Rodrigo Duterte has been sworn in as the 16th president of the Philippines in front of an audience of 600 guests and millions more watching on television and online, crowning a rise from little-known mayor to leader of a huge nation.
His youngest child by his side holding the family Bible, Duterte was sworn in at noon on Thursday (04:00 GMT) in Manila, declaring before a Supreme Court justice that he would “preserve and protect” the constitution, which analysts say will likely see major changes during his six years in office.
“True change is the mandate of my government,” Duterte said in his inaugural speech.
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“I was elected as president to serve the entire country. I serve everyone. But not only one.”
On his campaign promise to solve crime and drug abuse problem, Duterte said the fight “will be relentless and it will be sustained”.
But he also said he knows “the limits of the power and authority of the president”, adding “I know what is legal and what is not”. During the campaign he had threatened to shoot criminals and kill drug dealers.
The 71-year-old broke with tradition by taking his oath at the Malacanang presidential palace, instead of hosting an inaugural rally, which he said would only cause traffic jams in the already congested streets of the capital.
In a nod to his millions of followers on social media, Duterte’s inauguration was broadcast online using Facebook Live, allowing Filipino workers abroad, who overwhelmingly voted for him, to witness the event.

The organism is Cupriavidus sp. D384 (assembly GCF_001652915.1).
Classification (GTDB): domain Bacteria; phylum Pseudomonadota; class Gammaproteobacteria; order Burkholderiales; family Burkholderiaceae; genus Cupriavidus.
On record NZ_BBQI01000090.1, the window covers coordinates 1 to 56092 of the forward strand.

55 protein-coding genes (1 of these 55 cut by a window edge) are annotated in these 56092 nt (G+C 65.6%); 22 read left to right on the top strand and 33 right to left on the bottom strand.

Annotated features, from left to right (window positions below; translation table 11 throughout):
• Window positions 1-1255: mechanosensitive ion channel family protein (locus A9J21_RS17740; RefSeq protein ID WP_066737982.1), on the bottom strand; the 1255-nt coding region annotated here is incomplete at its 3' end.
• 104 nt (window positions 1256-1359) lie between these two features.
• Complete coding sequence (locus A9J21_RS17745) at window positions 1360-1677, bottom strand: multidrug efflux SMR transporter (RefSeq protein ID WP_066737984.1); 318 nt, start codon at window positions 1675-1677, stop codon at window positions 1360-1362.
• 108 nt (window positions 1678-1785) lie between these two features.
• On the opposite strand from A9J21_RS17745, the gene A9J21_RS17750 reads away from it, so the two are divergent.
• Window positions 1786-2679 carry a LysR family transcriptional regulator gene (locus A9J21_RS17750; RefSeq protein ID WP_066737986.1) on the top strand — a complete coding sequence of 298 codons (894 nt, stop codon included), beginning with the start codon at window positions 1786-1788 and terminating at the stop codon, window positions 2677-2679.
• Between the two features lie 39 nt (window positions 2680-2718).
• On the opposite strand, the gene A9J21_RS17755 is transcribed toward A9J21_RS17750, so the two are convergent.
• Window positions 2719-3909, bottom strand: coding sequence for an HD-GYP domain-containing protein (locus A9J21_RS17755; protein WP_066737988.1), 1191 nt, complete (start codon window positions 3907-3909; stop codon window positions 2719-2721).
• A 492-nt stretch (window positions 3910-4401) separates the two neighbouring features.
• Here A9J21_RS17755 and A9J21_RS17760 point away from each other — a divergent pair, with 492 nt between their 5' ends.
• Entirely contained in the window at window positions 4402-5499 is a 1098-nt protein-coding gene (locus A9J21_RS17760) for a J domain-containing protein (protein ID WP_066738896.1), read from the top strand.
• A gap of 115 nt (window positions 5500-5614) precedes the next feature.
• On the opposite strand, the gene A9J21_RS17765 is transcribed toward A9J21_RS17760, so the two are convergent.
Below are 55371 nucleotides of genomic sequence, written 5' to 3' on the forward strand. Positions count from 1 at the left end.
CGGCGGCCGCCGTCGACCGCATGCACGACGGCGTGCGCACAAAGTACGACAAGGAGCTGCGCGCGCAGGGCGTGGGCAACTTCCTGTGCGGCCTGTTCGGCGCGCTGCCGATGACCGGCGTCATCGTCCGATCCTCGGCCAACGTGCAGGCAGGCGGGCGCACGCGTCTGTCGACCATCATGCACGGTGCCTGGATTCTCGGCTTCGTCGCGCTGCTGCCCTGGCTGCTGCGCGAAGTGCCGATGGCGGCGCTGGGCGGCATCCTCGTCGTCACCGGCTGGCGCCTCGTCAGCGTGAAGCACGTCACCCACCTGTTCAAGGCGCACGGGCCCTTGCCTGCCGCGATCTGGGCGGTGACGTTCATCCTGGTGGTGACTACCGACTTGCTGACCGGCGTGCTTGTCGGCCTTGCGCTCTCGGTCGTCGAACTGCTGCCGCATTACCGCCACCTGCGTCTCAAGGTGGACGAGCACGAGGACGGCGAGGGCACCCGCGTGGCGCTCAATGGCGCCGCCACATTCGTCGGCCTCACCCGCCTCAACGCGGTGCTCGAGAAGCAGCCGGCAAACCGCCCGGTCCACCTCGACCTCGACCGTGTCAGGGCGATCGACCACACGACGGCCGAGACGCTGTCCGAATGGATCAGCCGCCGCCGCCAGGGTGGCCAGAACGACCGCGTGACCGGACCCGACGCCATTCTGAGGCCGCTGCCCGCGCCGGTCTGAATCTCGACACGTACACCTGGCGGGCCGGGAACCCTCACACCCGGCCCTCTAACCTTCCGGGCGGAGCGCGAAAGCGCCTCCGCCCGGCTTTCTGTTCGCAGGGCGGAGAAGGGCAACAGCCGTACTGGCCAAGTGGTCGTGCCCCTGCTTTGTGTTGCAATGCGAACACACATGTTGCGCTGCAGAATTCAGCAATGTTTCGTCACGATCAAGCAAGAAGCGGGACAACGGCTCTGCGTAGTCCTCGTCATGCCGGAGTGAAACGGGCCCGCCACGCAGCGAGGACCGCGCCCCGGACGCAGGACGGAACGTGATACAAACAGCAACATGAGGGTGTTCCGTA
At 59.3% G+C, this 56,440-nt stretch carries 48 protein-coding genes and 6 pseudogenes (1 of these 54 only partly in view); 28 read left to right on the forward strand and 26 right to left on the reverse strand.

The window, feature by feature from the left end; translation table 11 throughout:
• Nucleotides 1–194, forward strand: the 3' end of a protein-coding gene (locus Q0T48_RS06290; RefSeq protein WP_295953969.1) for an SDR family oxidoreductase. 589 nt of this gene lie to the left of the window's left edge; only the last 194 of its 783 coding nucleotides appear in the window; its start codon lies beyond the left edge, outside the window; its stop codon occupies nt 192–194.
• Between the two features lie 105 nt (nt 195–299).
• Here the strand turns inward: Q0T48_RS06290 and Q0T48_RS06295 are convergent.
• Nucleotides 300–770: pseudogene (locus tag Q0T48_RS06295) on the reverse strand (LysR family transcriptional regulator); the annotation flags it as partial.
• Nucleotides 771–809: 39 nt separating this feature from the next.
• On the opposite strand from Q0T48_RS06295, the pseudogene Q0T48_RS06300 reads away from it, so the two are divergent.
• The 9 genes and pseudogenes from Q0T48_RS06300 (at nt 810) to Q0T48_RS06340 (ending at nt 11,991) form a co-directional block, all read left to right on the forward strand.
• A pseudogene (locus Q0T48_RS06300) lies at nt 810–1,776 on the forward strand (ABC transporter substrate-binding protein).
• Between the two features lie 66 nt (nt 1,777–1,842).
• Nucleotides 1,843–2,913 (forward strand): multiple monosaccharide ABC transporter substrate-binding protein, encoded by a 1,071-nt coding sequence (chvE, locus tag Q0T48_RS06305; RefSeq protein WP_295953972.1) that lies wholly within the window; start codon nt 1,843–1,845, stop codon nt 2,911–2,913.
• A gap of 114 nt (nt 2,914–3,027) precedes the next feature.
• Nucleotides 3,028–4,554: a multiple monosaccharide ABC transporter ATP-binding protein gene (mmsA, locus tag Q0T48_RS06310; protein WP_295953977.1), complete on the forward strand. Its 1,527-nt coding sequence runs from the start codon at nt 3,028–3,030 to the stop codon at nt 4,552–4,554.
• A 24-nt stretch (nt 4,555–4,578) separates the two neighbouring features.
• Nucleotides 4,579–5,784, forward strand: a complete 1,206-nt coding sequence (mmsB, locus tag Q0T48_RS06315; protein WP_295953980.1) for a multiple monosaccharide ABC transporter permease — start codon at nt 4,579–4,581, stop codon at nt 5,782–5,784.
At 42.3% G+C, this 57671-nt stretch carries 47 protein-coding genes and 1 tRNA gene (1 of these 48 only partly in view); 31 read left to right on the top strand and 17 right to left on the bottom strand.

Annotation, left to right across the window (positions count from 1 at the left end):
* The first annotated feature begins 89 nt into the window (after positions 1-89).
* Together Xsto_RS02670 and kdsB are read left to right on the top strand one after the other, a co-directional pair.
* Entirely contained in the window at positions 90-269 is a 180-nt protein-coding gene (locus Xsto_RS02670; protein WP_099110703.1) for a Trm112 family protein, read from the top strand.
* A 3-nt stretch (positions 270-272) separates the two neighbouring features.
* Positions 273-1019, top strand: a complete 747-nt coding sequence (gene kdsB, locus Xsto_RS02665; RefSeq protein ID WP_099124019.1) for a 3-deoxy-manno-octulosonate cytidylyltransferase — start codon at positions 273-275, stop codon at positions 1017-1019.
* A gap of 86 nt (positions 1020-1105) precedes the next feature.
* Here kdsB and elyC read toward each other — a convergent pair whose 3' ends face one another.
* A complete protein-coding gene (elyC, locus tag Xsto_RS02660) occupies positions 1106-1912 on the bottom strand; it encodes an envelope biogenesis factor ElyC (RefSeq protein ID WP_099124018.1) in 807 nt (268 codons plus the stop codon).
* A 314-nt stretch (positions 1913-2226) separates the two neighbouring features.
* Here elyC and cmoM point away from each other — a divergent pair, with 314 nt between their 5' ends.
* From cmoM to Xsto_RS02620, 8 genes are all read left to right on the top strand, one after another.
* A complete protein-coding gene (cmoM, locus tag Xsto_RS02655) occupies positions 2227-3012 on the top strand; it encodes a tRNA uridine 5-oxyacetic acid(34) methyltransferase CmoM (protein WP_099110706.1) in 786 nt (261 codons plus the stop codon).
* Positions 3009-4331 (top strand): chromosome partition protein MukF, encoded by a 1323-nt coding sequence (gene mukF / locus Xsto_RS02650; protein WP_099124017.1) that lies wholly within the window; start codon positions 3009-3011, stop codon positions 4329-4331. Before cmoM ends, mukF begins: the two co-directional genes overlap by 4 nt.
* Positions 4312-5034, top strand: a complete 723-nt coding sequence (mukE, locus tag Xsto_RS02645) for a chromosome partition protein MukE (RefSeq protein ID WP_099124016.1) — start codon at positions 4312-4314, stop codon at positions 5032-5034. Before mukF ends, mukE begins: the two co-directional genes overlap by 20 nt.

‘An authentic leader’
Duterte brings to the presidency more than two decades of experience as a mayor seen as having cleaned up Davao, a major city in Mindanao once described as the Philippines’ “murder capital”.
In three decades in politics, he has never lost an election. He is also the first city mayor to be elected president without previously having held a national position.
“I think this is a fresh change,” Jenny Lind Elmaco, a Manila-based political observer and women’s rights advocate, told Al Jazeera.
“Duterte is an authentic leader. He does not hide behind pleasantries, sugar-coat his opinions or mince his words.”
Still, given controversial pronouncements that he would like to see all drug criminals dead, some are concerned about how he will use his power to fight crime.
“I believe we all need to be optimistic about his leadership. But we also have to be vigilant. Governance is too important to be left only to government,” Elmaco, executive director of the women’s group SPARK, said.
During the campaign, Duterte vowed to amend the constitution and support federalism, which he said would help to end a Muslim rebellion in the country’s south.
With a promise to break apart what he called the domination of “Imperial Manila”, Duterte now faces the challenge of building on strong economic growth while fulfilling his promise to fight corruption and end crime.
Under his predecessor, Benigno Aquino, the country achieved record growth, but at least a third of the population live below the poverty line.
Jose Torres, director of the National Press Club of the Philippines, told Al Jazeera that the benefits of economic growth were “not really felt” by the poorest.
He said Duterte was “able to take advantage of the despair of the poor and the middle class” towards the ruling class.
A problem for Duterte, however, is that he has overpromised, Torres said.
“My only hope is he will be able to fulfill at least 25 percent of what he promised.”